In most patients, intestinal absorption is normal. The malabsorption occasionally reported in severely hypothyroid patients remains poorly understood but has been attributed to myxedematous infiltration of the mucosa, decreased intestinal motility, or associated autoimmune phenomena. Intestinal handling of D-xylose is normal, although renal clearance after both intravenous and oral administration is lower as a result of a decrease in glomerular filtration rate. In addition, glucose absorption is normal overall, whereas net transmural transport is enhanced, in part because of decreased glucose utilization (13). Hypercalcemia may occur as a result of increased absorption of dietary calcium in conjunction with a decrease in calcium incorporation into bone (14). Pancreatic function is generally normal in hypothyroidism; hypothermia associated with severe hypothyroidism occasionally may result in hyperamylasemia, probably secondary to pancreatitis (15). The intestinal epithelium may be less responsive to secretory stimuli, such as vasoactive intestinal peptide, suggesting a possible pathophysiologic mechanism for some of the intestinal alterations of hypothyroidism (16). Although rare in hypothyroidism, diarrhea can occur and may be due to bacterial overgrowth from small bowel hypomotility, corrected with antibiotic therapy (17). In hypothyroid patients who receive thyroid hormone replacement, the addition of other pharmacologic agents (e.g., bile acid sequestrants, sucralfate, ferrous sulfate, or aluminum hydroxide) may impair thyroxine T4 absorption and complicate management (18,19). Thyroid function may be altered in inflammatory and immune-mediated diseases of the intestine (see Chapter 34).


An enterohepatic circulation of thyroid hormone has been described (20) in which thyroid hormone secreted into bile is delivered into the intestinal lumen, reabsorbed, and delivered back to the liver (see Chapter 34). This system is similar to that described for other hormones, such as vitamin D and estrogens. Interactions of the gut with thyroid hormone, the potential role of the intestine both as a reservoir for thyroid hormones and as a regulator of hormone activity (21), and the presence of the enterohepatic circulation raise several interesting questions: Does intraluminal thyroid hormone affect intestinal function? Does thyroid hormone delivered to the liver through the enterohepatic circulation and portal vein in relatively high concentration have an effect on hepatic function? Given the ability of intestinal bacteria to bind and degrade thyroid hormones (22), is there a clinically important, although indirect, effect of intestinal hypomotility on thyroid hormone economy?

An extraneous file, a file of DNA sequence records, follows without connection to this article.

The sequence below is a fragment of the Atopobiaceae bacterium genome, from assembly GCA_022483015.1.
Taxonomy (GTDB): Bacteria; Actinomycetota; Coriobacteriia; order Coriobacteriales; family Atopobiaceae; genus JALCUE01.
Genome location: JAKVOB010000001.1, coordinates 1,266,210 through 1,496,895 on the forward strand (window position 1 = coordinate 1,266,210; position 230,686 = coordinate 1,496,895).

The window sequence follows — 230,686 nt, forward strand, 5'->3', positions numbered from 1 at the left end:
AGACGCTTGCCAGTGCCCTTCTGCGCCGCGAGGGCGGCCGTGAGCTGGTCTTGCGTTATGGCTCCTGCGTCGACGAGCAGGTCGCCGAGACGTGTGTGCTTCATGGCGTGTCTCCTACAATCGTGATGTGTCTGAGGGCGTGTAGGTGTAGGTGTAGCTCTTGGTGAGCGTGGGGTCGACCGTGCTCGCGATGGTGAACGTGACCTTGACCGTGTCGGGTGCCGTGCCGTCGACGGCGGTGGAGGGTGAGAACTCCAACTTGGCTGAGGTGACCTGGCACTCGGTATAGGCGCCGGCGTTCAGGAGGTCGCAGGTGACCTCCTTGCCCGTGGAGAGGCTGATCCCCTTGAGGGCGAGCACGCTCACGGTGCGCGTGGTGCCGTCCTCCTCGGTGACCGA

Significant adaptation in fecal losses of thyroid takes place in hypothyroidism (23) both through decreased excretion and increased absorption. Nevertheless, intestinal diseases and malabsorption may affect the metabolism of thyroid hormone. Increased fecal T4 losses may occur in pancreatic steatorrhea, celiac sprue (24), and inflammatory bowel disease (25). In addition, autoimmune thyroid disease (hypothyroidism more frequently than thyrotoxicosis) may be more prevalent in patients with celiac disease (26). Given the association between celiac sprue and thyroid disease, this may be a confounding variable to consider when oral thyroid replacement is difficult. Malabsorption of oral thyroid medication is seen after jejunoileal bypass (27,28). In balance, the euthyroid patient is generally capable of compensating for intestinal losses with increased endogenous thyroid secretion, whereas the hypothyroid patient may require an increase in thyroid hormone replacement dosage.


Because Na+,K+-adenosine triphosphatase (ATPase) is pivotal to both thyroid hormone–regulated thermogenesis and epithelial ion transport, the linkage between thyroid hormone and ion transport has been investigated (29). Thyroid hormone stimulates both Na+,K+-ATPase activity and electrogenic Na absorption in the intestine (30,31). The effect may be due to enhanced message of the β subunit of Na+,K+-ATPase (31). Thyroid hormone also induces Na pump activity, enhances bile flow, and increases the messenger RNA (mRNA) for α and β subunits of Na+, K+-ATPase in the liver (32,33).

Thyroid hormone also may stimulate the activity of apical, amiloride-sensitive Na+ channels in the colon (34). These effects may be indirect; thyroid hormone may function by increasing the sensitivity of these transporters to aldosterone, one of the principal regulators of Na+ absorption in the gut (35,36). Aldosterone has effects on both the amiloride-sensitive Na channel and the Na+ pump. T4 also may have a role in regulating anion transport in the intestine by inhibiting an apical Cl:HCO3 exchanger (37). The effects on nutrient transport are complex. Animal studies have demonstrated complex and conflicting effects on active, electrogenic transfer of amino acids and sugars (38, 39).